The Value of Remembering Ordinary Moments

Posted on February 4, 2015

"They(people) choose to forgo opportunities to document experiences in the present," Zhang writes, "only to find themselves wanting to retrieve those records in the future." - Photo: flickr

Quotidian life seems too banal to document. Why write down routine conversations, ones we’ve had a million times and will have a million times more? Isn't it more important to remember extraordinary moments: first steps, graduations, jobs, awards, marriage, retirement, vacations?

Yet people seldom realize how fondly they will look back on days spent mundanely: a day spent reading in the bay window, a picnic in the park with friends. These things may not stick out while they are happening, but revisiting them can be a great pleasure. "Who would call a day spent reading a good day?" writes Annie Dillard. "But a life spent reading - that is a good life."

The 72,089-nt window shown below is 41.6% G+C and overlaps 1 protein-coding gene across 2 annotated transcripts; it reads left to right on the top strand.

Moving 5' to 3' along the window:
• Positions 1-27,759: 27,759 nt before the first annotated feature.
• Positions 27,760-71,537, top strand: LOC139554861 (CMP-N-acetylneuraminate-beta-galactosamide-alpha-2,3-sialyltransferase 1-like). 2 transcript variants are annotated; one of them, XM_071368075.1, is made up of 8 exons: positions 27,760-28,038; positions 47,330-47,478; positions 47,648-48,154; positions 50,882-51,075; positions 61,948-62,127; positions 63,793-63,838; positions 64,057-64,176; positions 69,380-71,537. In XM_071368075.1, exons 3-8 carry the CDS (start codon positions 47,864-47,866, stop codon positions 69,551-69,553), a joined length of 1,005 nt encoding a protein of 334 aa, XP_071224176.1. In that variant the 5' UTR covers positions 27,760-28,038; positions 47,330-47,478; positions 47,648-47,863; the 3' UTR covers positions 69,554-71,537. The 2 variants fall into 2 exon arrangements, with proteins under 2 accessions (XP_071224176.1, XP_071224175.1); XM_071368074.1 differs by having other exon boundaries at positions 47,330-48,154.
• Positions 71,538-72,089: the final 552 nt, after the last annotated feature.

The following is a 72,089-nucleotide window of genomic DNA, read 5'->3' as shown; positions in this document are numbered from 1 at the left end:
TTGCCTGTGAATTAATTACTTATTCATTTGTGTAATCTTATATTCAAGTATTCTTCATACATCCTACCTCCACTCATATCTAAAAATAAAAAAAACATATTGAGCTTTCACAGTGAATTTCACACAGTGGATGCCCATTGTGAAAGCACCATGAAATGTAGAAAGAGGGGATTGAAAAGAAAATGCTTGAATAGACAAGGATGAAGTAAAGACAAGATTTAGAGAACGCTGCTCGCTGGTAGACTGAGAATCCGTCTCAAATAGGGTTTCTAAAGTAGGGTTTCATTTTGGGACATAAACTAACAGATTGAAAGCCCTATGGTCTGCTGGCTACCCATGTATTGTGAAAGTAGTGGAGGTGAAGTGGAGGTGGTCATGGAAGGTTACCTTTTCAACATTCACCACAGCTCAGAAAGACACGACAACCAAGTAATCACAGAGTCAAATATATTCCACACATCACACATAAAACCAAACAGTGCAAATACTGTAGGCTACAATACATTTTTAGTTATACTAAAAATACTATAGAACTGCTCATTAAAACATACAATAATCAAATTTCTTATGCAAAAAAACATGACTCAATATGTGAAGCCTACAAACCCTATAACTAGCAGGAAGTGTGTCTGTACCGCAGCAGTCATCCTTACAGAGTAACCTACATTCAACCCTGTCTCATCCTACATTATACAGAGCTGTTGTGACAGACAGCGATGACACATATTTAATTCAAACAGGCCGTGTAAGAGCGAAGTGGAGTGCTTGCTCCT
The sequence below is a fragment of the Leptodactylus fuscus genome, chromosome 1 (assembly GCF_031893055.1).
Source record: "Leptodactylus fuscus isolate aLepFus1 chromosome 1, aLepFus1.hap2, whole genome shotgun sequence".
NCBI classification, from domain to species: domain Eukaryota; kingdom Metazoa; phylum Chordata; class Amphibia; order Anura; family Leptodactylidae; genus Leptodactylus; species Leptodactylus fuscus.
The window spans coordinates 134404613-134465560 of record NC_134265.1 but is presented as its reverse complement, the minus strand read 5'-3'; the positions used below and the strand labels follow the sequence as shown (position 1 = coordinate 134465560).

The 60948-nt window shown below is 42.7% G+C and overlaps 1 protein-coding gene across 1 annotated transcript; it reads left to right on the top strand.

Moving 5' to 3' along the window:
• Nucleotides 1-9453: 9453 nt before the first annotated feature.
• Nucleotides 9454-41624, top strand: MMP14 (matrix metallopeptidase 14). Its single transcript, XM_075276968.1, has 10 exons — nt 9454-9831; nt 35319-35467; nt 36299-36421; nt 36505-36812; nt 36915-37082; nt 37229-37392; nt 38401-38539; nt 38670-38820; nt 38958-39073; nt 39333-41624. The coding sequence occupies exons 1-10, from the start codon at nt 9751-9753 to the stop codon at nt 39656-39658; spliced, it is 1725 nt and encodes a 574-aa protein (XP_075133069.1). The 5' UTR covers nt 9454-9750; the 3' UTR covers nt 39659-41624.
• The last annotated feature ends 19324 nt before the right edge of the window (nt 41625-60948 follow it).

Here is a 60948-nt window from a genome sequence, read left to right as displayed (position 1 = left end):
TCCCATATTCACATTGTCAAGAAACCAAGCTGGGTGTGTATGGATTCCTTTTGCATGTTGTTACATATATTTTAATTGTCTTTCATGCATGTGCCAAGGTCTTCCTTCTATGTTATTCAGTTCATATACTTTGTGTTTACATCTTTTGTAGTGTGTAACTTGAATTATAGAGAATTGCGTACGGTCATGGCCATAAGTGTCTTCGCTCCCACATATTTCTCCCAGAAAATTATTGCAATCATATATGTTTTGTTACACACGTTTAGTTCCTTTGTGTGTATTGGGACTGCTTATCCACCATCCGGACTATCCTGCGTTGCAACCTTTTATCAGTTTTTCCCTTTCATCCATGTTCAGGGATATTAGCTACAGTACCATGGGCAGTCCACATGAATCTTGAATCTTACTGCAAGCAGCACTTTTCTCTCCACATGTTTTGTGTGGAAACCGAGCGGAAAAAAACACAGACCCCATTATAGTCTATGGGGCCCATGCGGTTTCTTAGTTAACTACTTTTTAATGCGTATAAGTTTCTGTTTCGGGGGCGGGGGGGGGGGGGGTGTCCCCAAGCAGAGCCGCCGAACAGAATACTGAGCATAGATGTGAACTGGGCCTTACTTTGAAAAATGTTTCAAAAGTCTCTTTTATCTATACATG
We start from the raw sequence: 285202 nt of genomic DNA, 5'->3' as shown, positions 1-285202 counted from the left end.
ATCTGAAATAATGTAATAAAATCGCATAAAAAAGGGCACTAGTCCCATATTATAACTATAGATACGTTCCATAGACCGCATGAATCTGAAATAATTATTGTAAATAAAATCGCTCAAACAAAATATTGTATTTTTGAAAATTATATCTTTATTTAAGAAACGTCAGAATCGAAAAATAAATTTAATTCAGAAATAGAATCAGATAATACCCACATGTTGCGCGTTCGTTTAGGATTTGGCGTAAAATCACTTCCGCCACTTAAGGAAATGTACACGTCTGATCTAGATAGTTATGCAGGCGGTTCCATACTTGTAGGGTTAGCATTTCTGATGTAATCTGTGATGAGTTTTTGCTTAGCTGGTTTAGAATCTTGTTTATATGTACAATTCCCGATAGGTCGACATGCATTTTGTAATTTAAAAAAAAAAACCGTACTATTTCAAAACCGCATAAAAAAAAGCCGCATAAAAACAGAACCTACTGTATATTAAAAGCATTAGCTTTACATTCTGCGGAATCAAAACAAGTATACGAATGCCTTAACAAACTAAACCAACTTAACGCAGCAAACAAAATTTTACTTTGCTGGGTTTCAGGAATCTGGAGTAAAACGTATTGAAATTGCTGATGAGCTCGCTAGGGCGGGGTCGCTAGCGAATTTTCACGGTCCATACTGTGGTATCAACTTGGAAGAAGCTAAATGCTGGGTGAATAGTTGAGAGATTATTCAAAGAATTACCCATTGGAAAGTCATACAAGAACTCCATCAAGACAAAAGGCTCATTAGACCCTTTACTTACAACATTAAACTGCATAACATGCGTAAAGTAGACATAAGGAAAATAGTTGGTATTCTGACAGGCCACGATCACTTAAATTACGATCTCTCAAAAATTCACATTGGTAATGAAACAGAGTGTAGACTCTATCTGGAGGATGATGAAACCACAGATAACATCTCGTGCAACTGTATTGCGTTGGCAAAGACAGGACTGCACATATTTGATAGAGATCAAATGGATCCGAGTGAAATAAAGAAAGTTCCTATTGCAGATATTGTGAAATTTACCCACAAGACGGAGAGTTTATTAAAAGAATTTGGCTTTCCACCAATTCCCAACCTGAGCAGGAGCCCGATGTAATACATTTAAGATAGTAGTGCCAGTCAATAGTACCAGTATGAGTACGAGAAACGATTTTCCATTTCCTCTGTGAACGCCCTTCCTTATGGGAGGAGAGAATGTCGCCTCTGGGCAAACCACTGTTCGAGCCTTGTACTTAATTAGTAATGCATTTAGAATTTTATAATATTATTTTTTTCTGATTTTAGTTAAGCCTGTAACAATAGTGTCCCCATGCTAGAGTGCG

Ting Zhang is on the eve of getting her doctorate at Harvard Business School, where her focus is the psychology of rediscovery. Most recently, she was the lead author of a four-part study published in Psychological Science. In it, she took 135 university undergraduates from the northeastern United States and had them create time capsules. In these capsules, the students wrote about a range of current experiences: their most recent conversation, their most recent social outing, how they met their roommate, three songs they had just listened to, an inside joke, a photo they had recently taken, a recent Facebook status they had posted, a sentence they wrote for a school essay, and a question they responded to on a final exam.

They then rated how curious and interested they thought they would be about seeing this time capsule in the future.

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Source material from The Atlantic